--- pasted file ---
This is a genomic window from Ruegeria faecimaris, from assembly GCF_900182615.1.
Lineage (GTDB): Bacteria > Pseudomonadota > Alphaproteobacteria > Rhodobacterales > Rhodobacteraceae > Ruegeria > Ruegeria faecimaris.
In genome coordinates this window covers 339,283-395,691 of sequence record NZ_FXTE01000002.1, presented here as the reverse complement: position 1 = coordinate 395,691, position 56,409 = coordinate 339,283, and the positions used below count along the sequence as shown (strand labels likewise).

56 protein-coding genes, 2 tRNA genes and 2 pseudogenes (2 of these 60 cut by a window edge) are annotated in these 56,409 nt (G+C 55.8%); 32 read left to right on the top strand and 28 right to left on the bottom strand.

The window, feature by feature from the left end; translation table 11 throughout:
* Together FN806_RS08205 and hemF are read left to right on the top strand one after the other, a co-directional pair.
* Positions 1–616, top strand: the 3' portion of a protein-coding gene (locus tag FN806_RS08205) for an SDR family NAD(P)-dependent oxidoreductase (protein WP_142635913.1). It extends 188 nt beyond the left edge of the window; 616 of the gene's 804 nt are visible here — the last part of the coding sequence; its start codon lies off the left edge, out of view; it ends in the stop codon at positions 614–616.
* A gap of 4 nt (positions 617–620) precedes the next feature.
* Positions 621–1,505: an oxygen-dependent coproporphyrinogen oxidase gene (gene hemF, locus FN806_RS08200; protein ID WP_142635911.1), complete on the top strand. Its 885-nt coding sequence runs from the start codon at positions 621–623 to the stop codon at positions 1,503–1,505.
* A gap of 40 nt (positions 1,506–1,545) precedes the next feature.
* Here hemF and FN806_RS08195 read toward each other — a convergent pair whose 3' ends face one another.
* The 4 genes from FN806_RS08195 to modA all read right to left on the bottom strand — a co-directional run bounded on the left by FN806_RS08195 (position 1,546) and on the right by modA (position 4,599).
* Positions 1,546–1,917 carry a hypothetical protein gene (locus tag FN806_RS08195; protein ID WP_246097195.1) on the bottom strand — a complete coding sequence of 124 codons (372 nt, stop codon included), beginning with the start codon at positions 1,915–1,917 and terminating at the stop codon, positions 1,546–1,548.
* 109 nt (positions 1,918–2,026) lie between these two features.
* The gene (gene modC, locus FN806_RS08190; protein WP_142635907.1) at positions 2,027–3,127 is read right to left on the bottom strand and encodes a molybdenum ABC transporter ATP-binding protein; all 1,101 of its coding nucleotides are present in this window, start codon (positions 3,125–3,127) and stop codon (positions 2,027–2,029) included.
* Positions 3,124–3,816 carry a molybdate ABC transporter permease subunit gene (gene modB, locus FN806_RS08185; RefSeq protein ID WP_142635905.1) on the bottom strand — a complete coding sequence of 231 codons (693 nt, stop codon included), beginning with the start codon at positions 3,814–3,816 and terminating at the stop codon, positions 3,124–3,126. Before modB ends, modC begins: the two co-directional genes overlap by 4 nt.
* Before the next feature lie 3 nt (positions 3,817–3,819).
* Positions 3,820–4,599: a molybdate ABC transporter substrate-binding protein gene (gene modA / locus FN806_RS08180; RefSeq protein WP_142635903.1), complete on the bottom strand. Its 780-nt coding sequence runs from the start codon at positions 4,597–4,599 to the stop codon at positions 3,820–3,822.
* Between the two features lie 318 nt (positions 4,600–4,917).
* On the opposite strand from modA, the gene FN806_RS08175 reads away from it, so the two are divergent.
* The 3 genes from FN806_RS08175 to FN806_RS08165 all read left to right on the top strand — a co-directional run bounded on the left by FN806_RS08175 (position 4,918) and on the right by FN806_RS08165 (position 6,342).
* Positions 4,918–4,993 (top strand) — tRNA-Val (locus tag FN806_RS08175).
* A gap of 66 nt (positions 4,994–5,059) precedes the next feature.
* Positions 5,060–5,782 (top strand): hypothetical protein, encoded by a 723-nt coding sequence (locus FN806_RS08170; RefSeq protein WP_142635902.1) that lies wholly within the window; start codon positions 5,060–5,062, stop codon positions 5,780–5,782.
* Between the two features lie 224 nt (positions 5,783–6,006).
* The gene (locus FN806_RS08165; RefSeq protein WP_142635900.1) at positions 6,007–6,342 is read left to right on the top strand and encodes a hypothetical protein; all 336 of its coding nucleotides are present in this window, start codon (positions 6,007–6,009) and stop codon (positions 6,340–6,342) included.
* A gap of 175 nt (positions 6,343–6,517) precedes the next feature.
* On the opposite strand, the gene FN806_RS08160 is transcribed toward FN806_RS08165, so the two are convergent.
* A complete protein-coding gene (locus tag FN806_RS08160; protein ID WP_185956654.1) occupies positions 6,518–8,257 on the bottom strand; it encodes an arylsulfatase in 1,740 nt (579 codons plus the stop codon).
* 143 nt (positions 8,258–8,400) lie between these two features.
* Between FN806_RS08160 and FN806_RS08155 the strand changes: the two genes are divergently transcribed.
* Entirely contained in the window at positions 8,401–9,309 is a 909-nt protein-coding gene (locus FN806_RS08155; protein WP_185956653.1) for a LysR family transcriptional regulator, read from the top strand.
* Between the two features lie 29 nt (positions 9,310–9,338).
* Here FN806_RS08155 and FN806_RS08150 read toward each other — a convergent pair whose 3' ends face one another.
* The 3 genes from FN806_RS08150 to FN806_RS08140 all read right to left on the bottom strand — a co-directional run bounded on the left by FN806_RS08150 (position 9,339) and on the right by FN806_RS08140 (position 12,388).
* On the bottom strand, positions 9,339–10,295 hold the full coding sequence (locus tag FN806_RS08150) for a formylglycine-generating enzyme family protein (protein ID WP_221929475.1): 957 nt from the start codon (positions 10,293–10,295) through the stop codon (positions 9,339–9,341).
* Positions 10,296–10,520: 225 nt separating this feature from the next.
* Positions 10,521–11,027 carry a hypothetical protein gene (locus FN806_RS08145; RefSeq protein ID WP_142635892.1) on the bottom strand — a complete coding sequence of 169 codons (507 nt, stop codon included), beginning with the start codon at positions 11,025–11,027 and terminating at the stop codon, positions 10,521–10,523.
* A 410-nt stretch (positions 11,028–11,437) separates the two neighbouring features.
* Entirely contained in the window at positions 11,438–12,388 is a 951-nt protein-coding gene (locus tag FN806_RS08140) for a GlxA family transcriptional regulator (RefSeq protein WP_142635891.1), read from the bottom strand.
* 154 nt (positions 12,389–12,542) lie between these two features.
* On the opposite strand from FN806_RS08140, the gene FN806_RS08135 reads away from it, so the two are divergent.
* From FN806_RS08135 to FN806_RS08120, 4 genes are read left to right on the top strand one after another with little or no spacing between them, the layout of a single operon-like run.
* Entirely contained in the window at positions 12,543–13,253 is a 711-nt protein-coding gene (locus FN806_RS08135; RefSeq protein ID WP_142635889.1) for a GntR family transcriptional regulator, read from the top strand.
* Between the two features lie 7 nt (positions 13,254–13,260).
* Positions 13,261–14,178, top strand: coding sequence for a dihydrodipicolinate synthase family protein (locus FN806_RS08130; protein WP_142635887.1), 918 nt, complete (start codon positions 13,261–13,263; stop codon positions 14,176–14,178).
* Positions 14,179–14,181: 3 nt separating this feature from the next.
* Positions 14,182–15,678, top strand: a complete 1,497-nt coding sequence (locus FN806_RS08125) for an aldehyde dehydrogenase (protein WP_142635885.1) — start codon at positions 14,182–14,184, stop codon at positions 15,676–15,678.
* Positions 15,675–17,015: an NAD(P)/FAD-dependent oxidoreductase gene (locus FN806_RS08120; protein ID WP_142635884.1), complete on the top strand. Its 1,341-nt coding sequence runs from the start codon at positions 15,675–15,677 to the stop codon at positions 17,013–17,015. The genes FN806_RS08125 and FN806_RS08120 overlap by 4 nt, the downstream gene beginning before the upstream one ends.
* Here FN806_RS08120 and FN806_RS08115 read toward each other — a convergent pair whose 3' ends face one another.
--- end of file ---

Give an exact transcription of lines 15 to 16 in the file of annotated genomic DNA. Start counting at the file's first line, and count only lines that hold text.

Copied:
* The gene (gene modC, locus FN806_RS08190; protein WP_142635907.1) at positions 2,027–3,127 is read right to left on the bottom strand and encodes a molybdenum ABC transporter ATP-binding protein; all 1,101 of its coding nucleotides are present in this window, start codon (positions 3,125–3,127) and stop codon (positions 2,027–2,029) included.
* Positions 3,124–3,816 carry a molybdate ABC transporter permease subunit gene (gene modB, locus FN806_RS08185; RefSeq protein ID WP_142635905.1) on the bottom strand — a complete coding sequence of 231 codons (693 nt, stop codon included), beginning with the start codon at positions 3,814–3,816 and terminating at the stop codon, positions 3,124–3,126. Before modB ends, modC begins: the two co-directional genes overlap by 4 nt.